Cosmos and Chaos

It’s nearly 4 in the afternoon and I’m still wearing my anti-slip fuzzy socks.
Moments ago, I retrieved two little scraps of tissue from my nose that were lodged there to help me stabilize the lava-like snot flow.

I’m the icky kind of sicky person. No cute red nose, no adorable raspy voice. More like can’t-smell-my-rancid-breath, bloated-faced, puffy-lipped, nasty all around.

Soooo, lounging on the couch (again) and inspecting the couch pillow for drool from my last conk-out, I see this: the tiniest rainbow.

Somehow cradled in the folds of our curtains. Somehow light bouncing off the beveled end of my bike, ricocheting through the window,  landing in full color in front of me. then gone. as quickly as it came.

This is life, I think. little reminders of promise. fleeting moments of beauty. a lot in between.

It strikes me how contemporary art and poetry–the work of creatives– is so easily manufactured to reflect the chaos and inexplainable. All the yuck. Or, and I don’t know I would call this art at all, it is an idealistic twisting of reality, a set of expectations our world could never fulfill. A perfectly arched rainbow on a piece of sky-white paper.

All this lofty talk.

What I really mean is this: It’s too easy to write or draw or paint or sing the chaotic. And it’s way too easy to conjure up the unreal.

What’s hard and what’s beautiful is when both chaos and cosmos can be held in either hand, balanced, and accepted as mysterious.

My home girl, Madeleine L’Engle introduced me to cosmos and chaos in her little book Walking on Water. Give it a read.

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Fishermen Lovers (Love is Patient)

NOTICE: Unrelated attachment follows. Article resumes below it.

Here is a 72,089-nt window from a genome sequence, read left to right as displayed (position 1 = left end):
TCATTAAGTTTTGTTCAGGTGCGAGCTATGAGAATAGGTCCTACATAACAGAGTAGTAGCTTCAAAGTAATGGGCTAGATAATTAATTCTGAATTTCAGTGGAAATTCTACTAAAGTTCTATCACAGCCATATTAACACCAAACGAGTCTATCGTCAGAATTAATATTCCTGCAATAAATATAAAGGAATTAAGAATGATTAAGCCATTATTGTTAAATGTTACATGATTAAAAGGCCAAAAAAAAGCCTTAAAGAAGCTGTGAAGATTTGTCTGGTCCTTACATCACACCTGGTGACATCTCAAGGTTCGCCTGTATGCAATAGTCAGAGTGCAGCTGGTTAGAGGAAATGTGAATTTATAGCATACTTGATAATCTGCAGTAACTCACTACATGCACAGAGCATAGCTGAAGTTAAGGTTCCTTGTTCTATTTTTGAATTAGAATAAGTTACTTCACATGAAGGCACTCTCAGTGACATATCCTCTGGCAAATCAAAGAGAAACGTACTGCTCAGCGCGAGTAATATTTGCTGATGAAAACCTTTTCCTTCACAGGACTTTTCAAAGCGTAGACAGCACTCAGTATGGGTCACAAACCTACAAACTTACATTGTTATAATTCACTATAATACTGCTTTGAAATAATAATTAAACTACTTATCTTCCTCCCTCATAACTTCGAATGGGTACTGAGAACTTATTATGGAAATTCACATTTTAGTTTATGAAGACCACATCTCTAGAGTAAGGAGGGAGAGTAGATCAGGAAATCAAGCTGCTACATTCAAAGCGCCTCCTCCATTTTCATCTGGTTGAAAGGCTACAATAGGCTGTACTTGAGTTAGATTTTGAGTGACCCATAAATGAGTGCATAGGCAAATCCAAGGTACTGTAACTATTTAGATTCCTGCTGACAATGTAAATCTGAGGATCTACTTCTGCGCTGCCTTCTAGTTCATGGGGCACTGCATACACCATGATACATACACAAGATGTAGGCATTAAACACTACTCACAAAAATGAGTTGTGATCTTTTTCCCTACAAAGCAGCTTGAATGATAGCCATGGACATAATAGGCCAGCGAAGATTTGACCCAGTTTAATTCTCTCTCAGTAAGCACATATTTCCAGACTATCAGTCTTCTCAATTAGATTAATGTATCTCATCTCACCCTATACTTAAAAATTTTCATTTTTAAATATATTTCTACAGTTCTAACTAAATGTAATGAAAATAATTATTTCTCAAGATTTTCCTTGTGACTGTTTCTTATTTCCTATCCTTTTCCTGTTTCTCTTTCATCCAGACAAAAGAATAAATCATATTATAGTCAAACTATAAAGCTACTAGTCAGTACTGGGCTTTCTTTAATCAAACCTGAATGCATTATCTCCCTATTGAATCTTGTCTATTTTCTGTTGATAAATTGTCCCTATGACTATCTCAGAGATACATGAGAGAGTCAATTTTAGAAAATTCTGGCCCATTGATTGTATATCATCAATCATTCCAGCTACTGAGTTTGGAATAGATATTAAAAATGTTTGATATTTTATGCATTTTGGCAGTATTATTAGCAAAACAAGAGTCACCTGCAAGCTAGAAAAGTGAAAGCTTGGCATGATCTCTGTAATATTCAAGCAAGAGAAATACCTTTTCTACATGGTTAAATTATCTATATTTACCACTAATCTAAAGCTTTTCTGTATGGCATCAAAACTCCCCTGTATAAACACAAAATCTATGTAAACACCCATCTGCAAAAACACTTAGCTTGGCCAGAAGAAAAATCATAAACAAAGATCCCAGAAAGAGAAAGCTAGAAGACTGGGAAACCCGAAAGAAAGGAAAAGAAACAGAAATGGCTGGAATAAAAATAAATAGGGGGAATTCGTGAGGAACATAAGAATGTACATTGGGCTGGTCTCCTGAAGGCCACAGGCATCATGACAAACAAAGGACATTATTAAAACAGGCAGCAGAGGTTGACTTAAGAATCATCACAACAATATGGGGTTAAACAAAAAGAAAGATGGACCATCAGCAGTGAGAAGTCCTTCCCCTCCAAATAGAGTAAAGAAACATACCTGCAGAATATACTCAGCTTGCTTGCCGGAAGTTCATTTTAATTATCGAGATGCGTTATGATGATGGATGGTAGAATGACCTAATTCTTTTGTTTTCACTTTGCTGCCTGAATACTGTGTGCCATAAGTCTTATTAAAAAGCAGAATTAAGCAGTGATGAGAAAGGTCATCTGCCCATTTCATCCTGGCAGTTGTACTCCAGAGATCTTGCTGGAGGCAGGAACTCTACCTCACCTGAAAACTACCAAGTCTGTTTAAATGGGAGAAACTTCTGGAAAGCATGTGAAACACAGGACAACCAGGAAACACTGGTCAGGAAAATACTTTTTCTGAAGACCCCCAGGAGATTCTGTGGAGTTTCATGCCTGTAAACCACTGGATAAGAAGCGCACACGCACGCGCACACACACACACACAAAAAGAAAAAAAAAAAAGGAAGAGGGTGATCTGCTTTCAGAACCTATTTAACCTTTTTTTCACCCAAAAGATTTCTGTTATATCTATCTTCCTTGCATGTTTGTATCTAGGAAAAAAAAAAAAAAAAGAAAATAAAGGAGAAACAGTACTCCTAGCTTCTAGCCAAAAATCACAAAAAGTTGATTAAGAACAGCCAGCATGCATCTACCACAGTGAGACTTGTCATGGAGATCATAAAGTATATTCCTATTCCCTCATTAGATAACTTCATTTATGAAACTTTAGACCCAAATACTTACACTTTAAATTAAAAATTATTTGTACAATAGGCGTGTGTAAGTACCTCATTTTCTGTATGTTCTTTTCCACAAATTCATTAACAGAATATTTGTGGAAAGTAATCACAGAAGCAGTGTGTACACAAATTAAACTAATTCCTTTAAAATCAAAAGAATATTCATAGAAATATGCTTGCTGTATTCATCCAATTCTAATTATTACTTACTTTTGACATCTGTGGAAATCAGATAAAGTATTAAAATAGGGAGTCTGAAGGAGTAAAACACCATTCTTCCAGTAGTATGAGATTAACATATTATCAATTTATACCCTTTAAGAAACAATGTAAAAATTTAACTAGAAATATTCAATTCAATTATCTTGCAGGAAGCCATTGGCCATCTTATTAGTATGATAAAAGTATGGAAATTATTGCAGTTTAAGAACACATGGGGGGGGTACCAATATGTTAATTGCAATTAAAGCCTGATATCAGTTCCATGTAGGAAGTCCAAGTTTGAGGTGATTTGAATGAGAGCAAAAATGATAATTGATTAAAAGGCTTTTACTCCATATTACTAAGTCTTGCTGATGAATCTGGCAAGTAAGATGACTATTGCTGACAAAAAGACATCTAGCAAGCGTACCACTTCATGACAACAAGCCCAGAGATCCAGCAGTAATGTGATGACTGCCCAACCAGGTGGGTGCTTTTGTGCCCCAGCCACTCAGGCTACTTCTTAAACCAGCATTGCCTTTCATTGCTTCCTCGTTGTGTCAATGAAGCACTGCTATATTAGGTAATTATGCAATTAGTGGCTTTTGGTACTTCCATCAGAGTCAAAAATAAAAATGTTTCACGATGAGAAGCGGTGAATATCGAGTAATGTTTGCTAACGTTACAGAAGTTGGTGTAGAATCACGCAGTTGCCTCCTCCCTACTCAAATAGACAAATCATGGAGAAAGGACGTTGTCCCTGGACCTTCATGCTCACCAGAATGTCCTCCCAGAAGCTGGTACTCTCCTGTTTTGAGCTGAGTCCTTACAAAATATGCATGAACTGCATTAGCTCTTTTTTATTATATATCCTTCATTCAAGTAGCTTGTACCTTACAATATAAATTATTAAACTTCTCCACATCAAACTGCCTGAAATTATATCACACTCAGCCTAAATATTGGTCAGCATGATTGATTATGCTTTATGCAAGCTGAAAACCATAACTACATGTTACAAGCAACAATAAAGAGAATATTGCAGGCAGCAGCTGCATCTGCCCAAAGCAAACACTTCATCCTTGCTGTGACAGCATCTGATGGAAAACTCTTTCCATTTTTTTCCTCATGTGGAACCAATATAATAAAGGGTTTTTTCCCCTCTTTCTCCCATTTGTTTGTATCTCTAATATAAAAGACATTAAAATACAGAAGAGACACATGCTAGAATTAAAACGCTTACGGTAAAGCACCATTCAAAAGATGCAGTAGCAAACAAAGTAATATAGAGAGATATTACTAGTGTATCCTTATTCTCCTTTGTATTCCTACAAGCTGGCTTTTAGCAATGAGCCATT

When I think of patience, I think of a fisherman. Rising before the sun. Pole ready, tackle box. A thin finger of steam rising from his black coffee as he heads to the dock.

this sketch is on the outside of one of our notebooks, lovely though I don't know who drew it
lovely little sketch on one of my notebooks, not sure who to thank for this.

He is alone in the morning cool. The lake exhaling fog sleepily, the loons, a denim sky. He casts out and reels, casts and reels. He rushes nothing. He waits in quiet hope.
Continue reading “Fishermen Lovers (Love is Patient)”

Haiti 2015. a year of harvest

It’s hard to imagine harvest right now, with the soil just darkening for the seed,  the earth green and green and green. When everything is ripe and ready. After toil and sweat and hopes are poured out,

then harvest.
And there is no better word to describe what happened this February in Haiti.Our team experienced the joy of harvesting, of reaping where many of us did not sow.

sunset from the orphanage guest house
sunset from the orphanage guest house outside of Port au Prince Haiti

We held the hands of orphans, taught them how to fly kites and learned that love really can have no conditions.

We watched as a  group of old and young gathered, held hands and prayed over the hand-built building that would tomorrow would be their first-ever clinic.

We watched as neighbors, long-hardened by a hard lives, kneeled and said they wanted a Jesus life.

Sometimes, you are invited into a vineyard that you did not plant, an orchard that you did not nurture. You are invited to come, smell the thick sweetness in the air, feel the heavy fruit in your hand. Then you realize suddenly, that you are holding the final product of heavy work and many hours, the product of mysterious growth.